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2nd Covid wave triggers downward re-rating for infra sector

By Devangshu Datta
April 30, 2021 21:33 IST
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Developers grappling with labour shortage and getting construction material to sites could be among a list of problems.

Infrastructure

Illustration: Dominic Xavier/Rediff.com

The 2021-22 Budget banks on a big infrastructure push, but the deadly second wave of Covid-19 cases may lead to a downward rerating of many projects due to delays and other issues.

Developers face shortages and logistical problems with getting labour and construction material to sites.

 

There could be bottlenecks caused by drops in steel and cement production, due to oxygen shortage.

Financing could also be a problem as the vast government borrowing programme sucks resources out of the bond market.

Even before the second wave reached its April peaks, many projects faced delays.

In March, the MOSPI reported that, out of 1,749 projects (each worth over Rs 150 crore), 449 had cost over-runs and 547 were delayed.

The cost overruns for 449 projects was estimated at about Rs 4.3 trillion, on a revised total cost of Rs 26.6 trillion.

Out of the 547 delayed projects, 109 projects have delays in the range of 1-12 months, 132 projects of (13-24 months), 187 projects (25-60 months) and 119 projects delays of above 61 months.

The average time overrun in these 547 projects is 44.59 months or almost 4 years.

In a separate report in March 2021, a Parliamentary panel asked the Ministry of Road Transport and Highways to prioritise completion of 888 delayed road projects, for the construction of 27,665 km of national Highways.

Matters got worse in April as the second wave intensified.

Any infra project involves large construction components.

Hence, these are labour intensive, and cost-intensive.

Construction also generates steel and cement demand.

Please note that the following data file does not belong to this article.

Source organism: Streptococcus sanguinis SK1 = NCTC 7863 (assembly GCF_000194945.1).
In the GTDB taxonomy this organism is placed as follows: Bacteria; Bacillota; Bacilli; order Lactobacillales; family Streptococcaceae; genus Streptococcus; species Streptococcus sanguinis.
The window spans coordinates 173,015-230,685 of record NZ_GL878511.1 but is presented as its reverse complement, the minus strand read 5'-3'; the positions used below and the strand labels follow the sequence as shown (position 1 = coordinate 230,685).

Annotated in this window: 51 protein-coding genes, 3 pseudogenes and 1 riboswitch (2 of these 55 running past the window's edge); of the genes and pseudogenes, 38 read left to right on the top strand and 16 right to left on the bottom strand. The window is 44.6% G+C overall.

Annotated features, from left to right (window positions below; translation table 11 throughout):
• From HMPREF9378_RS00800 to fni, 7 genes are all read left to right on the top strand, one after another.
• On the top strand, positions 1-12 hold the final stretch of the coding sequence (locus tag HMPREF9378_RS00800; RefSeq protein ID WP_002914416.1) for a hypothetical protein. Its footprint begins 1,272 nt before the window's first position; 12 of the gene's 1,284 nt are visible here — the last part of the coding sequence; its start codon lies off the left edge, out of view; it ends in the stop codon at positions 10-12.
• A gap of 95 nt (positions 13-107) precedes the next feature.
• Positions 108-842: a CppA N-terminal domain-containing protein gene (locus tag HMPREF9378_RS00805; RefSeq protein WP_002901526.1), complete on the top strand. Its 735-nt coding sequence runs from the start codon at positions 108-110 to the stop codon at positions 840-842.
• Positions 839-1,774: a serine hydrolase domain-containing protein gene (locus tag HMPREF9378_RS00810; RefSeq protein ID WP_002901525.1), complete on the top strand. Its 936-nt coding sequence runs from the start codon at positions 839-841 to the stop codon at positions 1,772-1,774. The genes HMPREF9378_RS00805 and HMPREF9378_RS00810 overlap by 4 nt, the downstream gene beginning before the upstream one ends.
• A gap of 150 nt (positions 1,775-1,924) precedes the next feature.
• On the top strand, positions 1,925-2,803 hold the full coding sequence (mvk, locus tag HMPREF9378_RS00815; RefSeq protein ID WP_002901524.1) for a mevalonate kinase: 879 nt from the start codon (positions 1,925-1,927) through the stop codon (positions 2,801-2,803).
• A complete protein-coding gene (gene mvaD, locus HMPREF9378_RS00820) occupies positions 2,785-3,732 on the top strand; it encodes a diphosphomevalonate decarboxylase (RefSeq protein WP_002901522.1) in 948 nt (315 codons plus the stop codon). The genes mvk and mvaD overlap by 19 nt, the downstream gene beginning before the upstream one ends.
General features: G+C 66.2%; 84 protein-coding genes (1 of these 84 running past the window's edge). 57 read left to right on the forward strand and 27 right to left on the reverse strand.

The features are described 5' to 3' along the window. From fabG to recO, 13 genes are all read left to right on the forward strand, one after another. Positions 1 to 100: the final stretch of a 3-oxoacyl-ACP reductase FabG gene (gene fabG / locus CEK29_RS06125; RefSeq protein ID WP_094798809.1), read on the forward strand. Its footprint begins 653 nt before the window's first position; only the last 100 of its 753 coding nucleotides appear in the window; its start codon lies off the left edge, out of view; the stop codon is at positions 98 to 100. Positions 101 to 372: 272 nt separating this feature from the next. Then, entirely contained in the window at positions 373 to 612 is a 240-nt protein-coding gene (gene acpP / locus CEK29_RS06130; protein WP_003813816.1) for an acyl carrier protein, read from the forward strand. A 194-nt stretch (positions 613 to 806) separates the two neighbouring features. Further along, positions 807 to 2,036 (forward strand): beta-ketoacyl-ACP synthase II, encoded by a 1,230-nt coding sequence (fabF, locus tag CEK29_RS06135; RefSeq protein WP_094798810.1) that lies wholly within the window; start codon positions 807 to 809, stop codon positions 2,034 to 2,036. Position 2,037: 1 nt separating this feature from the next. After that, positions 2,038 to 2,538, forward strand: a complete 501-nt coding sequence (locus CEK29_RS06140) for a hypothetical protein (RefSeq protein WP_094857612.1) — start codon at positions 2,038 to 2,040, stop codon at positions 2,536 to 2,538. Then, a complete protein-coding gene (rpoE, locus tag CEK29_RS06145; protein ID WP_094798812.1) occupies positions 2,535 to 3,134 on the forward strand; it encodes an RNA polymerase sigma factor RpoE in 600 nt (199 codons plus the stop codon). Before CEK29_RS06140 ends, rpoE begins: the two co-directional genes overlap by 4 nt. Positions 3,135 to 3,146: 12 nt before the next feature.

The industry is, by far, the biggest customer for steel and cement, as well as the largest employer outside of agriculture.

Every one of those variables has been badly affected.

Steel production for example, needs large quantities of industrial oxygen, which is now diverted for medical purposes.

Captive oxygen production capacity at most steel plants is now being diverted to medical supply.

It’s likely there will be production cutbacks.

Of course, demand for steel (and cement) is dependent on construction activity.

So, given project delays, demand will drop.

It’s impossible to make predictions about how long oxygen shortages will last, or to match new reduced demand/reduced supply equations for other materials.

But project delays are likely to increase, and the infra traffic jam will negatively affect upstream industries.

The Nifty Infrastructure Index tracks 30 listed companies.

This includes developers and cement producers, but not steel makers.

The Infra Index is down 4.76 per cent in the past 30 days.

The Nifty Metals Index is up 13.4 per cent in the same period.

There’s been a strong bull run in steel stocks over six months.

The above adverse developments may trigger downward re-ratings in these sectors.

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Devangshu Datta
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